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Fort Bragg soldier saves shop owner's life with a power tool cord tourniquet
A Fort Bragg soldier is credited with saving the life of a pawn shop owner who had been shot in the leg by using a power tool cord as a tourniquet, according to an ABC News affiliate in North Carolina.
- Pfc. Patrick Montgomery told WTVD that he was pumping gas when he heard gunshots coming from the direction of Bragg Pawn Shop, so he ran towards the danger and found pawn shop co-owner Ronald Rumple wounded inside.
- "It probably wasn't smart going up there but I know he would be dead if I didn't," Montgomery told WTVD reporter Morgan Norwood.
- Ruple, 63, had been shot in the leg by an unidentified man while locking up his business, according to police in Fayetteville, North Carolina. Ruple fired back at the man, who ran into the woods, and then Ruple went back into the pawn shop.
- "I peeked my head through the broken glass and I saw a trail of blood leading from the door to behind the counter," Montgomery told WTVD. "I yelled: Did anyone need help? And Ron kind of like picked his head up and collapsed."
- Seeing that Ruple had lost "a massive amount of blood," Montgomery grabbed a power tool and used the cord to tie off the wound to his leg, he told the news station.
- Task & Purpose was unable to reach Montgomery on Tuesday.
- The man accused of shooting Ruple is still at large, said Lt. Gary Womble, a spokesman for the Fayetteville Police Department.
The Air Force's top general says one of the designers of the ride-sharing app Uber is helping the branch build a new data-sharing network that the Air Force hopes will help service branches work together to detect and destroy targets.
The network, which the Air Force is calling the advanced battle management system (ABMS), would function a bit like the artificial intelligence construct Cortana from Halo, who identifies enemy ships and the nearest assets to destroy them at machine speed, so all the fleshy humans need to do is give a nod of approval before resuming their pipe-smoking.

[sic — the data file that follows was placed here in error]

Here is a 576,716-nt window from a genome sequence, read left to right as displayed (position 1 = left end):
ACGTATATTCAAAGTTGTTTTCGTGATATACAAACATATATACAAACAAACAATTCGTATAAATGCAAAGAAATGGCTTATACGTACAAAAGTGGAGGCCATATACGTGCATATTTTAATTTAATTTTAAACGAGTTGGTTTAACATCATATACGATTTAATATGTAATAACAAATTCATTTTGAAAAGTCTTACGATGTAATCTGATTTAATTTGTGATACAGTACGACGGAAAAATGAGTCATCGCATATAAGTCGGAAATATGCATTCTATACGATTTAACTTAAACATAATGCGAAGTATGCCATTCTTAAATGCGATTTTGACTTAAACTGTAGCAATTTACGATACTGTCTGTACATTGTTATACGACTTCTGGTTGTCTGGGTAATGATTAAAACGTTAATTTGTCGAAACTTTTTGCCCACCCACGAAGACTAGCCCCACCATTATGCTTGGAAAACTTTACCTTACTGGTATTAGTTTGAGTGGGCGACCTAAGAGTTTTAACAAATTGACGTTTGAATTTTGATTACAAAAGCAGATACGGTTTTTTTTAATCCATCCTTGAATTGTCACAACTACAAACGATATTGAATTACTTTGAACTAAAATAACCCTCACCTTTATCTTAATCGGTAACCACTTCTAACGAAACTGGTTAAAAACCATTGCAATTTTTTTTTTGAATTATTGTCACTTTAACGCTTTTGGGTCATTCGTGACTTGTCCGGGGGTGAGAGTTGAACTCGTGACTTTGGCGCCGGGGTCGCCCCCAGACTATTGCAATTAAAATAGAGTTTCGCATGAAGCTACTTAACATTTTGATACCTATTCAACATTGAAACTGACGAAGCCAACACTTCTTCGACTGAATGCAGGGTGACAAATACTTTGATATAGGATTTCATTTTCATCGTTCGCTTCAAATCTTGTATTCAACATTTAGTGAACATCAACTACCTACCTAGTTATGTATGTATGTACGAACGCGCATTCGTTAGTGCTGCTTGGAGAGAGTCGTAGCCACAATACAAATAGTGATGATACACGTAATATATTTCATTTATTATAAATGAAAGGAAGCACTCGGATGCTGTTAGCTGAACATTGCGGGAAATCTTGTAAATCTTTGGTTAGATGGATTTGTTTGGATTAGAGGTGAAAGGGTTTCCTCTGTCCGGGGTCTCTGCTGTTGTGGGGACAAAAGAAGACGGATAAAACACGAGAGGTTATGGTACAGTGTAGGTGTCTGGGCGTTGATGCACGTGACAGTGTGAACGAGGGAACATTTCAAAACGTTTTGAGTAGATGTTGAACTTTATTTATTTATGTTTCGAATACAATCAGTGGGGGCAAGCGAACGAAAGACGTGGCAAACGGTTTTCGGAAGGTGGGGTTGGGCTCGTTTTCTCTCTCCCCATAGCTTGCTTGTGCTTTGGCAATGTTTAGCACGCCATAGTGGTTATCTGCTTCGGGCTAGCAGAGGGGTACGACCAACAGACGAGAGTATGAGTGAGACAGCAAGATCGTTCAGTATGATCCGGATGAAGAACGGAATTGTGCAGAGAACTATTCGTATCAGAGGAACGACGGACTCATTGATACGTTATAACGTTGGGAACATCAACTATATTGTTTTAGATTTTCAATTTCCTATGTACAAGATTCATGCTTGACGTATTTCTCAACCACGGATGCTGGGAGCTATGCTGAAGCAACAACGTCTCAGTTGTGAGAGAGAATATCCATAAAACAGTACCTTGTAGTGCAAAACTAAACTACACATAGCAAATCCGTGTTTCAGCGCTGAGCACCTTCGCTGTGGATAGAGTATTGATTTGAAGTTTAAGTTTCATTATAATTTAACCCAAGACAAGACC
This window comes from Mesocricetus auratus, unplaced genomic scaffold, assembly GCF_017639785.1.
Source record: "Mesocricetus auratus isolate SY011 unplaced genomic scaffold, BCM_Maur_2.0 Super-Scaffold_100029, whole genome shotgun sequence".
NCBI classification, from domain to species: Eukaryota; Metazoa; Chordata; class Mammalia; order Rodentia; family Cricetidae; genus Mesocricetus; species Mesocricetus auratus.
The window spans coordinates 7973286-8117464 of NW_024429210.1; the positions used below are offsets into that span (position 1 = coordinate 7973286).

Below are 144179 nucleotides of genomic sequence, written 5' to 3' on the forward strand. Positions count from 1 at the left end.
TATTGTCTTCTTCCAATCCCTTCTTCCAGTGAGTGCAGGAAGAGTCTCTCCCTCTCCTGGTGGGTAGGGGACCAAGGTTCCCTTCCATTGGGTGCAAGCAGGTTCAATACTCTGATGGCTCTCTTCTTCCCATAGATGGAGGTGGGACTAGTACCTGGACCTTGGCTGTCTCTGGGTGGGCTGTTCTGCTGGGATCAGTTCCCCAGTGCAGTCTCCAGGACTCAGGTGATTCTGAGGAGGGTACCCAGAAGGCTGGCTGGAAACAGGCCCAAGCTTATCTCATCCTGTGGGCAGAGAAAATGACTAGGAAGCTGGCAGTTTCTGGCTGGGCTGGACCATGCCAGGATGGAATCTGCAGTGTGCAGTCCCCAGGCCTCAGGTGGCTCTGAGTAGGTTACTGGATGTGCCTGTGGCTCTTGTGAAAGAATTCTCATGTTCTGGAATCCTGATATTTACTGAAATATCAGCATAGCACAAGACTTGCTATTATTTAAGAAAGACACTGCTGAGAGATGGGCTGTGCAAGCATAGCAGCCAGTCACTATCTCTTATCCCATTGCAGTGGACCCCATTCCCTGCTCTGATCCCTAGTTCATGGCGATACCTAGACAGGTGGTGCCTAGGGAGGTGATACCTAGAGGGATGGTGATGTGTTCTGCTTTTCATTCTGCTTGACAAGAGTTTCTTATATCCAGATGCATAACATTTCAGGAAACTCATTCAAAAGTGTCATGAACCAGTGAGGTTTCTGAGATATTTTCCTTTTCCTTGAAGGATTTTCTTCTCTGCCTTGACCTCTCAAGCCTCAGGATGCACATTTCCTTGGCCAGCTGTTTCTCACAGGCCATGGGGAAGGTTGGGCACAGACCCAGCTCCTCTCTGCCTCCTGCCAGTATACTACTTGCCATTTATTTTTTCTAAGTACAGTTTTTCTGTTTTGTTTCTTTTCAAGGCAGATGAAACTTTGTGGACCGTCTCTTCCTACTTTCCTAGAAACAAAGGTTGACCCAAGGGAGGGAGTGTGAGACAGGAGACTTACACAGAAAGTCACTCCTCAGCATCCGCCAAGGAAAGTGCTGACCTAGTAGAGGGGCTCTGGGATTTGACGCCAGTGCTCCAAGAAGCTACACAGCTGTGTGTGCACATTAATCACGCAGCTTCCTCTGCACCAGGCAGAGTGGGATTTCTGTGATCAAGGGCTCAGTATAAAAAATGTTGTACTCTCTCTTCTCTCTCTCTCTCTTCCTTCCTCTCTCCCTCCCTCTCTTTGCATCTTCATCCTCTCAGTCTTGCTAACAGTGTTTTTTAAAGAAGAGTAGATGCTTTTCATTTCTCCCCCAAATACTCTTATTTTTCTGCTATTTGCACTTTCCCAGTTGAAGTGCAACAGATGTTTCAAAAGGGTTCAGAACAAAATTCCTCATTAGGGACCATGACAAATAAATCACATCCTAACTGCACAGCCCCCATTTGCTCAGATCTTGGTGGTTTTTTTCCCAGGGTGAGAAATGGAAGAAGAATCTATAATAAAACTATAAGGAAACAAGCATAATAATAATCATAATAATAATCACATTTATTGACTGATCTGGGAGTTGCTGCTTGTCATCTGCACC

An F-15 is rocking a WWII paint job to honor a B-17 pilot who gave his life to save a wounded crewman
An F-15C Eagle is sporting a badass World War II-era paint job in honor of a fallen bomber pilot who gave everything to ensure his men survived a deadly battle.
A U.S. E-11A Battlefield Airborne Communications Node aircraft crashed on Monday on Afghanistan, Air Force Chief of Staff Gen. David Goldfein has confirmed.
Beloved basketball legend Kobe Bryant, his daughter, and seven other people were killed in a helicopter crash in Calabasas, California on Sunday. Two days earlier, Army Spc. Antonio I. Moore was killed during a vehicle rollover accident while conducting route clearing operations in Syria.
Which one more deserves your grief and mourning? According to Maj. Gen. John R. Evans, commander of the U.S. Army Cadet Command, you only have enough energy for one.
After 70 years, service members are finally filing medical malpractice claims against the US military
Jessica Purcell, a captain in the U.S. Army Reserve, was pregnant with her first child when she noticed a swollen lymph node in her left underarm.
Health-care providers at a MacDill Air Force Base clinic told her it was likely an infection or something related to pregnancy hormones. The following year they determined the issue had resolved itself.
It hadn't. A doctor off base found a large mass in her underarm and gave her a shocking diagnosis: stage 2 breast cancer.
Purcell was pregnant again. Her daughter had just turned 1. She was 35. And she had no right to sue for malpractice.
A 1950 Supreme Court ruling known as the Feres doctrine prohibits military members like Purcell from filing a lawsuit against the federal government for any injuries suffered while on active duty. That includes injury in combat, but also rape and medical malpractice, such as missing a cancer diagnosis.
Thanks in part to Tampa lawyer Natalie Khawam, a provision in this year's national defense budget allows those in active duty to file medical malpractice claims against the government for the first time since the Feres case.
With the Department of Defense overseeing the new claims process, the question now is how fairly and timely complaints will be judged. And whether, in the long run, this new move will help growing efforts to overturn the ruling and allow active duty members to sue like everyone else.